A few years ago, we wrote a column (related material here) about the unintended consequences of Jane Fonda — that is, how anti-nuclear-power activism as epitomized by Fonda’s character in the nuclear thriller The China Syndrome helped halt the growth of nuclear power in the U.S. The timing of the film couldn’t have been better: 12 days after its release, an accident at the Three Mile Island nuclear plant in Pennsylvania spooked the nation into Fonda’s arms — even though, in retrospect, that accident was far less serious than initially thought.
Many other countries, in the meantime, embraced nuclear power. But if you thought the China Syndrome/Three Mile Island combo was devastating to a nuclear future, consider the aftermath of the Fukushima Daiichi nuclear disaster in Japan. On May 11, Japan announced that it was shelving plans to scale up its nuclear energy capacity. Two weeks later, Germany announced plans to end all nuclear power generation by 2022. The Swiss have vowed to end nuclear power by 2034; and the Italians voted down plans to restart the country’s nuclear power program. Read More »
What Are the Economic Consequences of the Japanese Disaster? A Guest Post by Anil Kashyap and Takeo Hoshi
From a loss-of-life standpoint, the Japanese earthquake/tsunami may well be at least five times more severe than 9/11. While natural disasters in the past have claimed more lives, it’s extremely rare for a developed country to suffer this kind of catastrophe. While the economic losses no doubt take a distant back seat to the human suffering, nonetheless there are many important economic questions to be answered. I can’t think of a better pair of people to do so than Anil Kashyap and Takeo Hoshi. Read More »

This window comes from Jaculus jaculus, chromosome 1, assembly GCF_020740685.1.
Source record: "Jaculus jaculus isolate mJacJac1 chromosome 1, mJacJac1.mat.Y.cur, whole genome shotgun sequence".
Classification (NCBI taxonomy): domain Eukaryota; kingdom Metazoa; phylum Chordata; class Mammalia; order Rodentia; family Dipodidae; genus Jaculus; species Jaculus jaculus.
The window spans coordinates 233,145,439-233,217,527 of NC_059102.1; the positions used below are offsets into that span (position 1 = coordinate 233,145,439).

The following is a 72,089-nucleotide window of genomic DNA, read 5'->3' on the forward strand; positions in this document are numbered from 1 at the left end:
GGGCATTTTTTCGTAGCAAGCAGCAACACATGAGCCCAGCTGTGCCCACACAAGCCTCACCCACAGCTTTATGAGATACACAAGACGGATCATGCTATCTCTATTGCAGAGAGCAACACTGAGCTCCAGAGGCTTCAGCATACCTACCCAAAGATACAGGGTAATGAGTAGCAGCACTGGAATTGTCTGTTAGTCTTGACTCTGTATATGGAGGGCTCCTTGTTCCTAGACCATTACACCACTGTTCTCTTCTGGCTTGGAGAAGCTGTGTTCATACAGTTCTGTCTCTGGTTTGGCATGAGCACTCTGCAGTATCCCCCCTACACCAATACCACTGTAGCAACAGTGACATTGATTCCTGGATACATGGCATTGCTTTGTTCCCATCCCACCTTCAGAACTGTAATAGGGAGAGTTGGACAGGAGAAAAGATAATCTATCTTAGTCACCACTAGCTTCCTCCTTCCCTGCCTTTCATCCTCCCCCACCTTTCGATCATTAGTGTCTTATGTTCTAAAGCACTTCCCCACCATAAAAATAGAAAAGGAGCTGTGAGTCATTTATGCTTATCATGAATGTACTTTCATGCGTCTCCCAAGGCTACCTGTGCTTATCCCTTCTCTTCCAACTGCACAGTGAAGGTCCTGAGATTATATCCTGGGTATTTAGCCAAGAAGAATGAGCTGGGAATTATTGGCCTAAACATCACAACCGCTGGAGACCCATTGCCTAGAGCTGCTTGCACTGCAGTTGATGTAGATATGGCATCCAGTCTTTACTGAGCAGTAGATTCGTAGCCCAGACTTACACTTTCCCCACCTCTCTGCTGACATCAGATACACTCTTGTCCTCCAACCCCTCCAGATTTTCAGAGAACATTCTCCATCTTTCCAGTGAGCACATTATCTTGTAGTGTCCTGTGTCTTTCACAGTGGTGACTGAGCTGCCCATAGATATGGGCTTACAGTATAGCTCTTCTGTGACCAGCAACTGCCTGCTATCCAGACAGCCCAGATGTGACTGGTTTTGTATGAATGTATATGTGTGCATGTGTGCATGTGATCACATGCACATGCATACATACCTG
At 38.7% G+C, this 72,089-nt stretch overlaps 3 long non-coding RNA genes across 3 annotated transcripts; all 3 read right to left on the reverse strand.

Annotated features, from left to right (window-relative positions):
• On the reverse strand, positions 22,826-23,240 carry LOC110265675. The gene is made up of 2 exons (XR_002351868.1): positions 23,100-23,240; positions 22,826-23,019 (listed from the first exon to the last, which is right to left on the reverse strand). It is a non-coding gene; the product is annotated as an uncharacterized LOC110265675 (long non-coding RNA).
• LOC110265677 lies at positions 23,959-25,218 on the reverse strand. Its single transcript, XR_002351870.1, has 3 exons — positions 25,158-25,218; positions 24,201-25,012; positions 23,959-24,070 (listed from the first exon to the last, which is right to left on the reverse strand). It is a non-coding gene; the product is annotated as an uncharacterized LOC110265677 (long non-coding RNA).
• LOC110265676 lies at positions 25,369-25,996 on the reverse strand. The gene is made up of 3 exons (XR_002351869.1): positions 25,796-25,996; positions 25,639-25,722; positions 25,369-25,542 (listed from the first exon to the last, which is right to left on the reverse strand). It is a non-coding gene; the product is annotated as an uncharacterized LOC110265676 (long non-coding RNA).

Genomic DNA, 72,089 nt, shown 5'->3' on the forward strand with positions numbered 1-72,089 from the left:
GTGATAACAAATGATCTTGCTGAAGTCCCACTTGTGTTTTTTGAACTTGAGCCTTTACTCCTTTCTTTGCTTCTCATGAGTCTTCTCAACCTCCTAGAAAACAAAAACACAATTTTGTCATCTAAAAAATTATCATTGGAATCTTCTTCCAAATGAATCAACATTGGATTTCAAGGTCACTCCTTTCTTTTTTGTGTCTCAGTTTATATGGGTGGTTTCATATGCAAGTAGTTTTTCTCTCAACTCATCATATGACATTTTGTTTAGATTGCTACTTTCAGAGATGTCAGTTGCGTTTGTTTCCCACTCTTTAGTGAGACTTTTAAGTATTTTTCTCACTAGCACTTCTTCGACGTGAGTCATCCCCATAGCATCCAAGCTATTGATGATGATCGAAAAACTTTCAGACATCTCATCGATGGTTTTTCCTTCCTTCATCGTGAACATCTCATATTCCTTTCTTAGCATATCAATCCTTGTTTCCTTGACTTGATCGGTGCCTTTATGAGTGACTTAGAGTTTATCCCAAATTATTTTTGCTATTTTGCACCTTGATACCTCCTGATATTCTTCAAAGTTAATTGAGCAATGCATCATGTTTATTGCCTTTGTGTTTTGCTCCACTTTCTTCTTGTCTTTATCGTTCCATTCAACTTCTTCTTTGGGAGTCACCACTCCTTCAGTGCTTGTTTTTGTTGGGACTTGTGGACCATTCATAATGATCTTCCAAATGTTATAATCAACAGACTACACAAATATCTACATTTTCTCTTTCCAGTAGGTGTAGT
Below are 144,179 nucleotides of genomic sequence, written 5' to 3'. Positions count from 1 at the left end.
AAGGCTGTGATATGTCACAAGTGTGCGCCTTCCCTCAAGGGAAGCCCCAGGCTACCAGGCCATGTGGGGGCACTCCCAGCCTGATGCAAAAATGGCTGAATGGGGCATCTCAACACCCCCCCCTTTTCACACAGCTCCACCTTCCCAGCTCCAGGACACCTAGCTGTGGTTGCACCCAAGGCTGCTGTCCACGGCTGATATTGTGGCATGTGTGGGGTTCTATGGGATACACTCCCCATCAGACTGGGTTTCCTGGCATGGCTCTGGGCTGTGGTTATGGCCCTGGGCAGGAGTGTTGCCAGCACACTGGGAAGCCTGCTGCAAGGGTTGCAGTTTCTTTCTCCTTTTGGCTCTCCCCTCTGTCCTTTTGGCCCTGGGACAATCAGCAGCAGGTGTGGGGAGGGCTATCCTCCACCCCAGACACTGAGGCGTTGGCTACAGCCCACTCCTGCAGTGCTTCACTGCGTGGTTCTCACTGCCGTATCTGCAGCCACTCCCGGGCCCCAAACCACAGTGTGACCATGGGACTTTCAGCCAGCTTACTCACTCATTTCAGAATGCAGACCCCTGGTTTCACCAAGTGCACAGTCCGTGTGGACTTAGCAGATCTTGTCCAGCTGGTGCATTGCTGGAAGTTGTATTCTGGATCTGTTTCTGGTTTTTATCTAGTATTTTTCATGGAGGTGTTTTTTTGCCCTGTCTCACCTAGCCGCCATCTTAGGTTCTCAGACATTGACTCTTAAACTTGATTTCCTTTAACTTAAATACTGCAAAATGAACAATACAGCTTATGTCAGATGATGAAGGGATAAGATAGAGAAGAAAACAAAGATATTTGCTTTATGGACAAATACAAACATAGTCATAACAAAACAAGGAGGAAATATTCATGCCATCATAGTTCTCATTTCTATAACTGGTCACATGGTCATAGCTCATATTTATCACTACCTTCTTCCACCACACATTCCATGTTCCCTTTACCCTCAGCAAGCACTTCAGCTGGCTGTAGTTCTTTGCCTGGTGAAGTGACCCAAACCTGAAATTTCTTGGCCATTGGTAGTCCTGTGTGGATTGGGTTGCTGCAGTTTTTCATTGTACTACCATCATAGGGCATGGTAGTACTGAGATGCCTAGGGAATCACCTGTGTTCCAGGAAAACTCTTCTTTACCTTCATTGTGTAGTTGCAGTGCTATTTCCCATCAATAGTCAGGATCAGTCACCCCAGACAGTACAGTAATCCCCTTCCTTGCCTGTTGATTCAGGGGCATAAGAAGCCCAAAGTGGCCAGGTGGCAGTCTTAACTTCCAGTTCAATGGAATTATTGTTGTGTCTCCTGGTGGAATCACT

The Three Mile Island nuclear-power accident in 1979 coincided almost perfectly with the release of The China Syndrome, a Hollywood film about a nuclear meltdown. As we once wrote, this pairing helped gel American sentiment against nuclear power. Several other nations, meanwhile, kept on building nuclear-power plants, Japan among the leaders. Now, how will the […] Read More »
As dangerous levels of radiation thwart emergency work at Japan’s damaged Fukushima Daiichi Nuclear Power Station, Japanese military fire trucks have reportedly resorted to spraying spent fuel rods with water in an effort to cool them. Read More »
Do ATMs in Japan price discriminate on evenings and weekends? Or are you paying extra to ensure that there’s cash in the machine? Read More »